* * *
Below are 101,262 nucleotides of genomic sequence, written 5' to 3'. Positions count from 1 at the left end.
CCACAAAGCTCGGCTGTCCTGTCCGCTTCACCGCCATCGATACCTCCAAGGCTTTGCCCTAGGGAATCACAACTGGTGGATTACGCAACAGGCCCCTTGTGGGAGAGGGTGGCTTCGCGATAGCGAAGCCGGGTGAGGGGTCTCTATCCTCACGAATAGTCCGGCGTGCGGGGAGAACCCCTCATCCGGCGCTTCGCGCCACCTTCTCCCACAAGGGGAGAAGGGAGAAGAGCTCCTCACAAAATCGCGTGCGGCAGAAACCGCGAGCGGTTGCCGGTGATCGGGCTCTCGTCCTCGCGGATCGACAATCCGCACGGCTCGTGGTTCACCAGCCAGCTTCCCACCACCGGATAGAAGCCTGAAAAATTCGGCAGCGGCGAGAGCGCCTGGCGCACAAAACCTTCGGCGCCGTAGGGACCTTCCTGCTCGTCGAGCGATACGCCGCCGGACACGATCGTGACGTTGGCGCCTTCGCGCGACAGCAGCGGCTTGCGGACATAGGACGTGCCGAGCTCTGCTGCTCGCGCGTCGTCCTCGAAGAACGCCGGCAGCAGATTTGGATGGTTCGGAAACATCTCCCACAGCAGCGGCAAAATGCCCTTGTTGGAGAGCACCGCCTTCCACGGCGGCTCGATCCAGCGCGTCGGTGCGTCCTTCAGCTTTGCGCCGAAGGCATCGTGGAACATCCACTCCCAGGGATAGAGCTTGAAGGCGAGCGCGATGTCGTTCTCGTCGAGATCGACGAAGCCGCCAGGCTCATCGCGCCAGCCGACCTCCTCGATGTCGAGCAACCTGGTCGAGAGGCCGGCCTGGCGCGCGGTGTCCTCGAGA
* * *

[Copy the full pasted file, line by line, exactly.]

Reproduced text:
Below are 101,262 nucleotides of genomic sequence, written 5' to 3'. Positions count from 1 at the left end.
CCACAAAGCTCGGCTGTCCTGTCCGCTTCACCGCCATCGATACCTCCAAGGCTTTGCCCTAGGGAATCACAACTGGTGGATTACGCAACAGGCCCCTTGTGGGAGAGGGTGGCTTCGCGATAGCGAAGCCGGGTGAGGGGTCTCTATCCTCACGAATAGTCCGGCGTGCGGGGAGAACCCCTCATCCGGCGCTTCGCGCCACCTTCTCCCACAAGGGGAGAAGGGAGAAGAGCTCCTCACAAAATCGCGTGCGGCAGAAACCGCGAGCGGTTGCCGGTGATCGGGCTCTCGTCCTCGCGGATCGACAATCCGCACGGCTCGTGGTTCACCAGCCAGCTTCCCACCACCGGATAGAAGCCTGAAAAATTCGGCAGCGGCGAGAGCGCCTGGCGCACAAAACCTTCGGCGCCGTAGGGACCTTCCTGCTCGTCGAGCGATACGCCGCCGGACACGATCGTGACGTTGGCGCCTTCGCGCGACAGCAGCGGCTTGCGGACATAGGACGTGCCGAGCTCTGCTGCTCGCGCGTCGTCCTCGAAGAACGCCGGCAGCAGATTTGGATGGTTCGGAAACATCTCCCACAGCAGCGGCAAAATGCCCTTGTTGGAGAGCACCGCCTTCCACGGCGGCTCGATCCAGCGCGTCGGTGCGTCCTTCAGCTTTGCGCCGAAGGCATCGTGGAACATCCACTCCCAGGGATAGAGCTTGAAGGCGAGCGCGATGTCGTTCTCGTCGAGATCGACGAAGCCGCCAGGCTCATCGCGCCAGCCGACCTCCTCGATGTCGAGCAACCTGGTCGAGAGGCCGGCCTGGCGCGCGGTGTCCTCGAGA